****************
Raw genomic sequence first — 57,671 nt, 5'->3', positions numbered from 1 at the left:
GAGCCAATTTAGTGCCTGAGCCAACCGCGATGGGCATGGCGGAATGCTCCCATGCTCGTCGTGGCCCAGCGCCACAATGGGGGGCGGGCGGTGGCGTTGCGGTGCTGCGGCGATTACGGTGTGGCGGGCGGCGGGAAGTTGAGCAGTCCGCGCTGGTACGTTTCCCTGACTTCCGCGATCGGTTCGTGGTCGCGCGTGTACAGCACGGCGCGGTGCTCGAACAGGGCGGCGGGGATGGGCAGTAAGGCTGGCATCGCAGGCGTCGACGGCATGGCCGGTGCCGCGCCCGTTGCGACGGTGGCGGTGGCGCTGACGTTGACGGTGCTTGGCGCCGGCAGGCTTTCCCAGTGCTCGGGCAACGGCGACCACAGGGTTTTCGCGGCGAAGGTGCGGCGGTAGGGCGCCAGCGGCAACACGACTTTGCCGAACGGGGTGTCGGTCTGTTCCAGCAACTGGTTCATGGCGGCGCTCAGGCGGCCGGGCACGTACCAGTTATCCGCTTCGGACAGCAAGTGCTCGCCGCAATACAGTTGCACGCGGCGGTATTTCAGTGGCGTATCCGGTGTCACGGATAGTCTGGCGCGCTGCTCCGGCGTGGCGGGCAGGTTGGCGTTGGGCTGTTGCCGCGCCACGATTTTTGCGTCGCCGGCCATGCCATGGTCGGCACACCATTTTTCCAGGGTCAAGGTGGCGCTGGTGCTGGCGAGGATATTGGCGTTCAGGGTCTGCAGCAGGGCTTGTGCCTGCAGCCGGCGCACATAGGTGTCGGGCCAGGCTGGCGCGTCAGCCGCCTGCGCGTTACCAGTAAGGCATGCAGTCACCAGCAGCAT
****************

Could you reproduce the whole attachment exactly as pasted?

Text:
Raw genomic sequence first — 57,671 nt, 5'->3', positions numbered from 1 at the left:
GAGCCAATTTAGTGCCTGAGCCAACCGCGATGGGCATGGCGGAATGCTCCCATGCTCGTCGTGGCCCAGCGCCACAATGGGGGGCGGGCGGTGGCGTTGCGGTGCTGCGGCGATTACGGTGTGGCGGGCGGCGGGAAGTTGAGCAGTCCGCGCTGGTACGTTTCCCTGACTTCCGCGATCGGTTCGTGGTCGCGCGTGTACAGCACGGCGCGGTGCTCGAACAGGGCGGCGGGGATGGGCAGTAAGGCTGGCATCGCAGGCGTCGACGGCATGGCCGGTGCCGCGCCCGTTGCGACGGTGGCGGTGGCGCTGACGTTGACGGTGCTTGGCGCCGGCAGGCTTTCCCAGTGCTCGGGCAACGGCGACCACAGGGTTTTCGCGGCGAAGGTGCGGCGGTAGGGCGCCAGCGGCAACACGACTTTGCCGAACGGGGTGTCGGTCTGTTCCAGCAACTGGTTCATGGCGGCGCTCAGGCGGCCGGGCACGTACCAGTTATCCGCTTCGGACAGCAAGTGCTCGCCGCAATACAGTTGCACGCGGCGGTATTTCAGTGGCGTATCCGGTGTCACGGATAGTCTGGCGCGCTGCTCCGGCGTGGCGGGCAGGTTGGCGTTGGGCTGTTGCCGCGCCACGATTTTTGCGTCGCCGGCCATGCCATGGTCGGCACACCATTTTTCCAGGGTCAAGGTGGCGCTGGTGCTGGCGAGGATATTGGCGTTCAGGGTCTGCAGCAGGGCTTGTGCCTGCAGCCGGCGCACATAGGTGTCGGGCCAGGCTGGCGCGTCAGCCGCCTGCGCGTTACCAGTAAGGCATGCAGTCACCAGCAGCAT